USCIS Clarifies Filing Requirements for H-1B Employers

Tighter scrutiny on outsourcing will likely lead to more requests for evidence, petition denials

Roy Maurer By Roy Maurer February 27, 2018

​Employers of H-1B visa workers should prepare to include more documentation in petition filings if they intend to contract those workers out to third-party client worksites.

U.S. Citizenship and Immigration Services (USCIS) issued a new policy guidance, effective Feb. 22, clarifying what kinds of information will be required in petition filings involving third-party sites. The guidelines apply to H-1B cap petitions as well as extension requests and will increase petitioning employers' filing workload, legal costs and time to gain H-1B approvals, said Mareza "Rez" Estevez, a corporate global migration attorney based in the New York City area.

She explained that for these H-1B petitions to be approved, employers must show that:

  • Workers will be employed in a specialty occupation. "That includes the job itself, the H-1B worker's qualifications to hold that job, and the employer's compliance to labor condition application requirements," she said.
  • An employer-employee relationship with the worker will be maintained for the duration of the requested employment period. Expect a detailed focus on how the H-1B employer directly and exclusively supervises the H-1B worker, Estevez added.

Though USCIS routinely asks H-1B employers to provide information about third-party assignments, the new guidelines signal enhanced scrutiny of employers' relationships with subcontractors and end-clients to limit H-1B program abuses often cited by President Donald Trump's administration.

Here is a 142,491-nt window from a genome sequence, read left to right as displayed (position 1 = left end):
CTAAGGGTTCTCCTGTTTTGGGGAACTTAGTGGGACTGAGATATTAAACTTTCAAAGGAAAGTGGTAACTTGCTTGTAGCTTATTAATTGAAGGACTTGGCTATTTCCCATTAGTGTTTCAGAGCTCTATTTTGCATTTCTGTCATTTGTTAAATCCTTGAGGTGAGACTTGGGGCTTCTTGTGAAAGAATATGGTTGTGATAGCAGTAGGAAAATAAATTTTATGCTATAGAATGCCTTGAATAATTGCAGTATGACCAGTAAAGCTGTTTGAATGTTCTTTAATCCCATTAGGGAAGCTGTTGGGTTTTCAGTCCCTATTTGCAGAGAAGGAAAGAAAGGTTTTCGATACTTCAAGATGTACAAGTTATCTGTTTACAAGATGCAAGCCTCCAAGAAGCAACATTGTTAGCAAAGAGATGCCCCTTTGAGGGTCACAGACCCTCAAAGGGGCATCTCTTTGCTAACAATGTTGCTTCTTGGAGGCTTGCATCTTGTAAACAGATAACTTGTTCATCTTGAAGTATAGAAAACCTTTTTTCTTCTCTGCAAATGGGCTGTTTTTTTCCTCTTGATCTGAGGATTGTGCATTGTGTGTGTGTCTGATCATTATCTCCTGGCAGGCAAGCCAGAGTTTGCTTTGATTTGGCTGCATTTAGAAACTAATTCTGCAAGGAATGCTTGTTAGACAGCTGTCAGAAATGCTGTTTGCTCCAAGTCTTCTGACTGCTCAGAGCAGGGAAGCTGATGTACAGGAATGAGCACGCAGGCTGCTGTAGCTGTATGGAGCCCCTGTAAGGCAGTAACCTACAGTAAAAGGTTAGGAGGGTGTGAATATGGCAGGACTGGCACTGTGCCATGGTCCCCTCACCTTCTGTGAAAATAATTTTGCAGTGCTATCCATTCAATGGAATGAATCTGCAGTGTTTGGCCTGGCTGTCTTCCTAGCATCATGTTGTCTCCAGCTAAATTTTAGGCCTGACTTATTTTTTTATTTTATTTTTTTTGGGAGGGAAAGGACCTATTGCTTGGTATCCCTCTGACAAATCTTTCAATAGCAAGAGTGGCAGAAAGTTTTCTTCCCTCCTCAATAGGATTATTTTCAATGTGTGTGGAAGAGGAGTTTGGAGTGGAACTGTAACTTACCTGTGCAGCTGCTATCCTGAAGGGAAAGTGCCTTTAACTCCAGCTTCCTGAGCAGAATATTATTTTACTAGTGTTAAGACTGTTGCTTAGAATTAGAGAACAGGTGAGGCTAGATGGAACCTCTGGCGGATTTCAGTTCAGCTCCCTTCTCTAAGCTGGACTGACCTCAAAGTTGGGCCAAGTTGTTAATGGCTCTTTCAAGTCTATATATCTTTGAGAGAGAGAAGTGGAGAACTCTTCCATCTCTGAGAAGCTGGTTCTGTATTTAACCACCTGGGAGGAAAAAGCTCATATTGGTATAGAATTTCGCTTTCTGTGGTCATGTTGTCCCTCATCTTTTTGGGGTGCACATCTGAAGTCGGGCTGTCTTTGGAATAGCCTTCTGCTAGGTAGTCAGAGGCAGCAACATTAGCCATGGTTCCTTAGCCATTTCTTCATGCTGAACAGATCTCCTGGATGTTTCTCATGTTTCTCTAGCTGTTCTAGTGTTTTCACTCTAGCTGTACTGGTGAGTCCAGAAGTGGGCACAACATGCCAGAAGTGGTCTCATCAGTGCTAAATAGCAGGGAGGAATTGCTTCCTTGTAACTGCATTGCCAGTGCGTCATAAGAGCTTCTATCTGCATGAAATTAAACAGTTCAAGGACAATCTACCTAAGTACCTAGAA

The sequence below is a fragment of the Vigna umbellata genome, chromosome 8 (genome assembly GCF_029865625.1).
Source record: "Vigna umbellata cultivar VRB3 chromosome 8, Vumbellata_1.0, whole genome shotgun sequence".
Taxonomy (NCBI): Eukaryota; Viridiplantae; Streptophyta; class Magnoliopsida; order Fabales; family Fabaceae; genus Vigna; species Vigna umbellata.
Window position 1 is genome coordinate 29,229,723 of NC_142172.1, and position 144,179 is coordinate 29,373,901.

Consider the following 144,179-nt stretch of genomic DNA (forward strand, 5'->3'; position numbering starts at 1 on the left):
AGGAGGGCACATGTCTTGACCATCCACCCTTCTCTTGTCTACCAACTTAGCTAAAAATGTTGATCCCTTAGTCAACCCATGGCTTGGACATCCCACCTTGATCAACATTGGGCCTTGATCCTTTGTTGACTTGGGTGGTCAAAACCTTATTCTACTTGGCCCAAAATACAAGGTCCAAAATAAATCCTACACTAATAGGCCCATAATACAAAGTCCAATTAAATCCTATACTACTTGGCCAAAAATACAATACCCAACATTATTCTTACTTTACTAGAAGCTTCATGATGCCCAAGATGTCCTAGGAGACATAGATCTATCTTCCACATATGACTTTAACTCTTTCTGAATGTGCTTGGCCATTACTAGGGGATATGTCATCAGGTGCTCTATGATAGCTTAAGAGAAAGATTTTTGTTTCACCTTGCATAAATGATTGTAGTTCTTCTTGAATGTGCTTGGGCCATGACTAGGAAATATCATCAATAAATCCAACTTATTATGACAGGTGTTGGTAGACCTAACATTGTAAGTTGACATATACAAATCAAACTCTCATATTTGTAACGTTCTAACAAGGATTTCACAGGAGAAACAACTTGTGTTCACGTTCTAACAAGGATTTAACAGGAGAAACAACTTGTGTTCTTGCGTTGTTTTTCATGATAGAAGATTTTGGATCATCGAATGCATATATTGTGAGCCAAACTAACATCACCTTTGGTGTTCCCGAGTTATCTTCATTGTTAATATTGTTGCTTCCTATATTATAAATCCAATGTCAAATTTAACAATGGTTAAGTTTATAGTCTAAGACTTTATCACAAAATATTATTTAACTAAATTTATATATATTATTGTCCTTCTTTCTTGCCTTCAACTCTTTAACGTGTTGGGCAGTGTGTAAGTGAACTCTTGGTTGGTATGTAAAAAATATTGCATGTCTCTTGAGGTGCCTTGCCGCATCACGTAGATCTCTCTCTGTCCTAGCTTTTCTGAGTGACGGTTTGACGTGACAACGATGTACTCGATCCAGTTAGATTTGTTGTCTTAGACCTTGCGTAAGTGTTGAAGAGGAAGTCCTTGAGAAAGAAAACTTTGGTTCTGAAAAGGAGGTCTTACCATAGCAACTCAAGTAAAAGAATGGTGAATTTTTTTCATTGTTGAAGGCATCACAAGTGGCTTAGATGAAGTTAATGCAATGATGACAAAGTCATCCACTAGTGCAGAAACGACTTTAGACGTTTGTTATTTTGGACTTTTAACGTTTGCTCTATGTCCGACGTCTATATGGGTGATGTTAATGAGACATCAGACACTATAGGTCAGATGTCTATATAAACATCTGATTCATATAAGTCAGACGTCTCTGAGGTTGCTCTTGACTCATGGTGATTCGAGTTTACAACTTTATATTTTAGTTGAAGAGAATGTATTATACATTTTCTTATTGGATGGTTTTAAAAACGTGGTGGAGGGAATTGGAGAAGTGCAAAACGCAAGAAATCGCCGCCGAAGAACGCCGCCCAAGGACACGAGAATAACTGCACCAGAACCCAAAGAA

"Based on the agency's experience in administering the H-1B program, USCIS recognizes that significant employer violations, such as paying less-than-required wages, benching employees and/or having employees performing nonspecialty occupation jobs, may be more likely to occur when petitioners place employees at a third-party worksite," explained Joanne Talbot, a USCIS spokeswoman.

The enhanced focus will likely lead to more requests for evidence (RFEs), limited visa approval periods and petition denials for outsourcing firms. "Absolutely expect more RFEs, and more detailed RFEs and other notices," Estevez said. "In time, site visits are likely to reflect the agency's guidance."

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Client Letters as Corroborating Evidence

"The new policy memo largely formalizes existing USCIS policy on H-1B petitions involving third-party worksites, but also spells out new requirements regarding end-client letters and itineraries," said Rebecca Schechter, an attorney in the McLean, Va., office of Greenberg Traurig.

The employer must provide evidence demonstrating that there are specific work assignments in qualifying occupations for all H-1B employees placed at client worksites for the entire time requested on the petition and that an employment relationship will be maintained with the contracted workers. The following can be used for that purpose: